The Adventures of Stick People on Cars

The Adventures of Stick People on Cars

stick-people  “It turns out LB Sedlacek is one of the most prolific writers of our time. I hardly had time to finish breakfast before two more poetry collections slipped into my omelet. In her latest, The Adventures of Stick People on Cars, you’ll be surprised how much flesh a stick figure can have. These poems, physically thin on the page, are wide with sentiment and even experiment. Take the marriage of what could be separate poems in the blended lines of “Magnificent Bully” as two seemingly separate stories collide together in an almost ekphrastic euphoria. In The adventures of Stick people…, you’ll miss LB’s dad right along with her. You’ll turn every page before your first cup of coffee becomes nostalgia. Watch out for bears.” ~Rick Lupert, author of Hunka Hunka Howdee! and God Wrestler: A Poem for Every Torah Portion

The Adventures of Stick People on Cars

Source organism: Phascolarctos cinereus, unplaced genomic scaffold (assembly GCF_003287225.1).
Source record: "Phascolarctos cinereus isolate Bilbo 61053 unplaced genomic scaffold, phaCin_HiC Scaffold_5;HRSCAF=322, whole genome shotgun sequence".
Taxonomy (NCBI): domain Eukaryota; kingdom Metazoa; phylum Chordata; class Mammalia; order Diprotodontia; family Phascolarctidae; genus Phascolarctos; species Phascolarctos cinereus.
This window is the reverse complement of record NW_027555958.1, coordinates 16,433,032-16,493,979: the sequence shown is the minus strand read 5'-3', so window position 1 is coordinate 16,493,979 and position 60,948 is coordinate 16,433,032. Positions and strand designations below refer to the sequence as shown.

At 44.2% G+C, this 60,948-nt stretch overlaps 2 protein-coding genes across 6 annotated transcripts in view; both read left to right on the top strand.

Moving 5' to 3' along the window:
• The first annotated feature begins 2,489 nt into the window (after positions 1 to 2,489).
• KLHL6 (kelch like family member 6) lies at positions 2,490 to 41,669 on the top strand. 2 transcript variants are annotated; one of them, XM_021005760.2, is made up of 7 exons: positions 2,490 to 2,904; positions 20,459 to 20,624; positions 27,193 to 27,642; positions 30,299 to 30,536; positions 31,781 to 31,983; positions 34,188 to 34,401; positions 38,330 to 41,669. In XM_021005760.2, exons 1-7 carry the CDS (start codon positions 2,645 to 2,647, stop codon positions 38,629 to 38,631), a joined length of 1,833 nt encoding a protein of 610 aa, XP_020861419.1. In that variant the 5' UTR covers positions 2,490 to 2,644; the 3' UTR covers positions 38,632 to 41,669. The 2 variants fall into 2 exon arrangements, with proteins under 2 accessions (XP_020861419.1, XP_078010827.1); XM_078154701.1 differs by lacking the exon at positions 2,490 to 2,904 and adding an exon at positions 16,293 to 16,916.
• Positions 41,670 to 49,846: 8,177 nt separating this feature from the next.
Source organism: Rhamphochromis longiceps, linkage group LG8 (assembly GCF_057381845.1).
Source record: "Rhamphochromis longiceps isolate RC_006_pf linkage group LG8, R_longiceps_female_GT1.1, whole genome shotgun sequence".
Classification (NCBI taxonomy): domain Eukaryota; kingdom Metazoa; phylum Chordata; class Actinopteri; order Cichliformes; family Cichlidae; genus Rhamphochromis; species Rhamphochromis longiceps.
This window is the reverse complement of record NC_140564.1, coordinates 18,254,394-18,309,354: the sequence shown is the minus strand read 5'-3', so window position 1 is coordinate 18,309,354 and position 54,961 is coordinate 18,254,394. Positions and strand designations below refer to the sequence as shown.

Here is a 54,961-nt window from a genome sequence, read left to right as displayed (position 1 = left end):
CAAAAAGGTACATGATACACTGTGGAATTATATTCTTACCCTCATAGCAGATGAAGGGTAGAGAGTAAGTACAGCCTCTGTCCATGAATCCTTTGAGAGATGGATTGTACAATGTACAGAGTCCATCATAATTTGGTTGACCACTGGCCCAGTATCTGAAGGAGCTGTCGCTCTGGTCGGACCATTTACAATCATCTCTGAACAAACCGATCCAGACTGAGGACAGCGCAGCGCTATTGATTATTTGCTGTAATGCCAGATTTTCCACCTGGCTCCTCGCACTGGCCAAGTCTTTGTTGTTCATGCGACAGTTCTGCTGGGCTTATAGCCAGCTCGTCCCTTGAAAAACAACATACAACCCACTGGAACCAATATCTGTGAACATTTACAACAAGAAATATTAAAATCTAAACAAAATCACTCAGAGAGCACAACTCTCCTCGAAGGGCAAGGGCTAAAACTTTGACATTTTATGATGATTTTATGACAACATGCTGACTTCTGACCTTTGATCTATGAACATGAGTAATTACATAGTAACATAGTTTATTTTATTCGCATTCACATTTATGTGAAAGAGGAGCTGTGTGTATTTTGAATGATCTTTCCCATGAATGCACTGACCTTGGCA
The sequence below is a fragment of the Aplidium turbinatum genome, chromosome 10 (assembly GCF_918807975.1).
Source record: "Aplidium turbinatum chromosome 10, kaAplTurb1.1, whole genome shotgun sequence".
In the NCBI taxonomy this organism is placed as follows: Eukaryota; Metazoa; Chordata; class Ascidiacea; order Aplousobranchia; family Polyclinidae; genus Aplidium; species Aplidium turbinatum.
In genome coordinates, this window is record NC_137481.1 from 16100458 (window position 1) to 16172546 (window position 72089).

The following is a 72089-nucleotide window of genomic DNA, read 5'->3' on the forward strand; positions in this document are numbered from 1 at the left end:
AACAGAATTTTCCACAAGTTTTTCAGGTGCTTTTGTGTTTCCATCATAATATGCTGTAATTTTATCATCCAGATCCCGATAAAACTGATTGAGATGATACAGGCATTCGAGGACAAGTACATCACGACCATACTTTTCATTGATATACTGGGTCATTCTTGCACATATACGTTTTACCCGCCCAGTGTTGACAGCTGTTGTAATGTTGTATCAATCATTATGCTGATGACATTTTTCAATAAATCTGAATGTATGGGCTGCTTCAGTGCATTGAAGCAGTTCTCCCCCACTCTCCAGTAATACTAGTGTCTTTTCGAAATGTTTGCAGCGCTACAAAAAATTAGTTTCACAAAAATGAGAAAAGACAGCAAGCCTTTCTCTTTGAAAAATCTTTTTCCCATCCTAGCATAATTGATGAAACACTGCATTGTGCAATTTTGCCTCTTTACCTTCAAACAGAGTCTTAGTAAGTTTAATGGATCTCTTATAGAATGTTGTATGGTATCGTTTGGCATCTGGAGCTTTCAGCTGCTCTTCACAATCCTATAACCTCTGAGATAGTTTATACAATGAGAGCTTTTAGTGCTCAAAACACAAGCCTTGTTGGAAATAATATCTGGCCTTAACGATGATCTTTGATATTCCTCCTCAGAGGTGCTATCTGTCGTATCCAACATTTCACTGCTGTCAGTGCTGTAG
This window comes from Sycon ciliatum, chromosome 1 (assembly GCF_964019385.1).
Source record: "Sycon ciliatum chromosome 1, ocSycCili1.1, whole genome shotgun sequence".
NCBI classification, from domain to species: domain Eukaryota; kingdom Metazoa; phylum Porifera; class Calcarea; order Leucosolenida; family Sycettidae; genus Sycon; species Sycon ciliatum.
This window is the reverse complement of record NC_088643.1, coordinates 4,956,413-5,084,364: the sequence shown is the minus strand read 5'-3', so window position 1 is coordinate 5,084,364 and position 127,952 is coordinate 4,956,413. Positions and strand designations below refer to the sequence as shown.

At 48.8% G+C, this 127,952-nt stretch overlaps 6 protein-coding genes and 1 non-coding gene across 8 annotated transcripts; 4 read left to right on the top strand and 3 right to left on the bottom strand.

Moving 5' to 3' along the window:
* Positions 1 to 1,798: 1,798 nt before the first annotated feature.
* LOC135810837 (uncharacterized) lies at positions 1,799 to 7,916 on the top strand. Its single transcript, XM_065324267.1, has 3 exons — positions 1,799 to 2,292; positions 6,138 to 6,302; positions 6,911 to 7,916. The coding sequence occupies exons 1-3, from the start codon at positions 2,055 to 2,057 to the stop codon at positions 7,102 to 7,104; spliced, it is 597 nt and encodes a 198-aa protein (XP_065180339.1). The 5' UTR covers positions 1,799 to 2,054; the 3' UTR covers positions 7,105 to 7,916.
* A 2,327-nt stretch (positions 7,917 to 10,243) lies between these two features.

A review from Amazon.com:  “I thoroughly enjoyed this collection by LB Sedlacek, a poetess both playful and inventive in her usage of language, as well as an experimenter in form. In beguiling and, no doubt, hard-earned, conversational style, she makes stringing lines of poetry seem an easy task. Listen to a few lines of “Room Copy”:  “…I never / sleep well when / you’re not / home you say and when / I travel I / don’t sleep / well either no / matter how / many pillows I / use all / of them from / both beds / count them 8 / pillows…” What is excluded is easily understood in use of lineation that cuts the chase: “…soccer mom / is on the highway / driving alone with no / did she get the / car elsewhere is it even hers…(“Stick People On Cars in Virginia”). Experiments include two poems each containing another poem within (“The Magniloquent Bully” and “A Chance of Thunderstorm” wherein the 2nd, “hidden” poem, contained in parentheses), and use of white space in later poems of the collection to allow for pause, contemplation even; for breath in the on-rush of emotionally-charged language… This poetess knows her craft. Her stick people live through a voice sure and succinct.” ~Wayne F. Burke